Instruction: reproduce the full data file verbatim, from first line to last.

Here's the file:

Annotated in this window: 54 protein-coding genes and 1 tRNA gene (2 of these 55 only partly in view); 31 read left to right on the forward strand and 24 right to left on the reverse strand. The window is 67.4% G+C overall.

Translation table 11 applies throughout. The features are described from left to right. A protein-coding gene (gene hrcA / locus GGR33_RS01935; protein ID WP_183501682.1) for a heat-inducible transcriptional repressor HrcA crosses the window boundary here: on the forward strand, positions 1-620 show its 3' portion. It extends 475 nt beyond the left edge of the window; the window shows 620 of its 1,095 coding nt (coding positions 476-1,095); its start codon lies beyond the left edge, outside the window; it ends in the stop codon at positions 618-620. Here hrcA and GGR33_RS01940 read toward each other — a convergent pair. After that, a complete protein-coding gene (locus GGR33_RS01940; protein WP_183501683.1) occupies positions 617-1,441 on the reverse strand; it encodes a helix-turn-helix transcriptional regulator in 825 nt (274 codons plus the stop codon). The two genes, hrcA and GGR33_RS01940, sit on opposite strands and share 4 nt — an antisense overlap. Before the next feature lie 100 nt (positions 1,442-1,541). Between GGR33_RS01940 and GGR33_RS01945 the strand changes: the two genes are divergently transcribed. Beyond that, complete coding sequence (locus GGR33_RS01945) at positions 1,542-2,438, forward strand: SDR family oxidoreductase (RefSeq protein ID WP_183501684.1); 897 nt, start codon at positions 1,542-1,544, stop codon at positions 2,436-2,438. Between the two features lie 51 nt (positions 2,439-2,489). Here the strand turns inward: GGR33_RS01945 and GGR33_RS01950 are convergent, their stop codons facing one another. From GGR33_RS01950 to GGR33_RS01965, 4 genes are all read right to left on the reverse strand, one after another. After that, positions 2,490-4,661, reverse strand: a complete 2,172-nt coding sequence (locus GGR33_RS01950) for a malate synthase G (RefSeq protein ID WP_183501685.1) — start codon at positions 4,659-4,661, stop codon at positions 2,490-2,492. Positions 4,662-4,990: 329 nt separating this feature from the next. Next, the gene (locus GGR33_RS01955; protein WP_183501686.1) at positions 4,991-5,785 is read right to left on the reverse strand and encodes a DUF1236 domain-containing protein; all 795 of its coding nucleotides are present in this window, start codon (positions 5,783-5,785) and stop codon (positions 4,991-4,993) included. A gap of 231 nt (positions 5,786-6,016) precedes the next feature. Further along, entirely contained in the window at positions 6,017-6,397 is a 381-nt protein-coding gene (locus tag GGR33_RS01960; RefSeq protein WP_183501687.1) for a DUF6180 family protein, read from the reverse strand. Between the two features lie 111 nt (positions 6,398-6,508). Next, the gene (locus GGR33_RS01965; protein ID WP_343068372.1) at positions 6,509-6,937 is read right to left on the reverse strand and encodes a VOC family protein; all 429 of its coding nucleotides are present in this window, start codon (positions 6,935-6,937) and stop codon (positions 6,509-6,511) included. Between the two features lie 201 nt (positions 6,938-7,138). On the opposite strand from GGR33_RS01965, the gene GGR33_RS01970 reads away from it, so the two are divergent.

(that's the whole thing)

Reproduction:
Annotated in this window: 54 protein-coding genes and 1 tRNA gene (2 of these 55 only partly in view); 31 read left to right on the forward strand and 24 right to left on the reverse strand. The window is 67.4% G+C overall.

Translation table 11 applies throughout. The features are described from left to right. A protein-coding gene (gene hrcA / locus GGR33_RS01935; protein ID WP_183501682.1) for a heat-inducible transcriptional repressor HrcA crosses the window boundary here: on the forward strand, positions 1-620 show its 3' portion. It extends 475 nt beyond the left edge of the window; the window shows 620 of its 1,095 coding nt (coding positions 476-1,095); its start codon lies beyond the left edge, outside the window; it ends in the stop codon at positions 618-620. Here hrcA and GGR33_RS01940 read toward each other — a convergent pair. After that, a complete protein-coding gene (locus GGR33_RS01940; protein WP_183501683.1) occupies positions 617-1,441 on the reverse strand; it encodes a helix-turn-helix transcriptional regulator in 825 nt (274 codons plus the stop codon). The two genes, hrcA and GGR33_RS01940, sit on opposite strands and share 4 nt — an antisense overlap. Before the next feature lie 100 nt (positions 1,442-1,541). Between GGR33_RS01940 and GGR33_RS01945 the strand changes: the two genes are divergently transcribed. Beyond that, complete coding sequence (locus GGR33_RS01945) at positions 1,542-2,438, forward strand: SDR family oxidoreductase (RefSeq protein ID WP_183501684.1); 897 nt, start codon at positions 1,542-1,544, stop codon at positions 2,436-2,438. Between the two features lie 51 nt (positions 2,439-2,489). Here the strand turns inward: GGR33_RS01945 and GGR33_RS01950 are convergent, their stop codons facing one another. From GGR33_RS01950 to GGR33_RS01965, 4 genes are all read right to left on the reverse strand, one after another. After that, positions 2,490-4,661, reverse strand: a complete 2,172-nt coding sequence (locus GGR33_RS01950) for a malate synthase G (RefSeq protein ID WP_183501685.1) — start codon at positions 4,659-4,661, stop codon at positions 2,490-2,492. Positions 4,662-4,990: 329 nt separating this feature from the next. Next, the gene (locus GGR33_RS01955; protein WP_183501686.1) at positions 4,991-5,785 is read right to left on the reverse strand and encodes a DUF1236 domain-containing protein; all 795 of its coding nucleotides are present in this window, start codon (positions 5,783-5,785) and stop codon (positions 4,991-4,993) included. A gap of 231 nt (positions 5,786-6,016) precedes the next feature. Further along, entirely contained in the window at positions 6,017-6,397 is a 381-nt protein-coding gene (locus tag GGR33_RS01960; RefSeq protein WP_183501687.1) for a DUF6180 family protein, read from the reverse strand. Between the two features lie 111 nt (positions 6,398-6,508). Next, the gene (locus GGR33_RS01965; protein ID WP_343068372.1) at positions 6,509-6,937 is read right to left on the reverse strand and encodes a VOC family protein; all 429 of its coding nucleotides are present in this window, start codon (positions 6,935-6,937) and stop codon (positions 6,509-6,511) included. Between the two features lie 201 nt (positions 6,938-7,138). On the opposite strand from GGR33_RS01965, the gene GGR33_RS01970 reads away from it, so the two are divergent.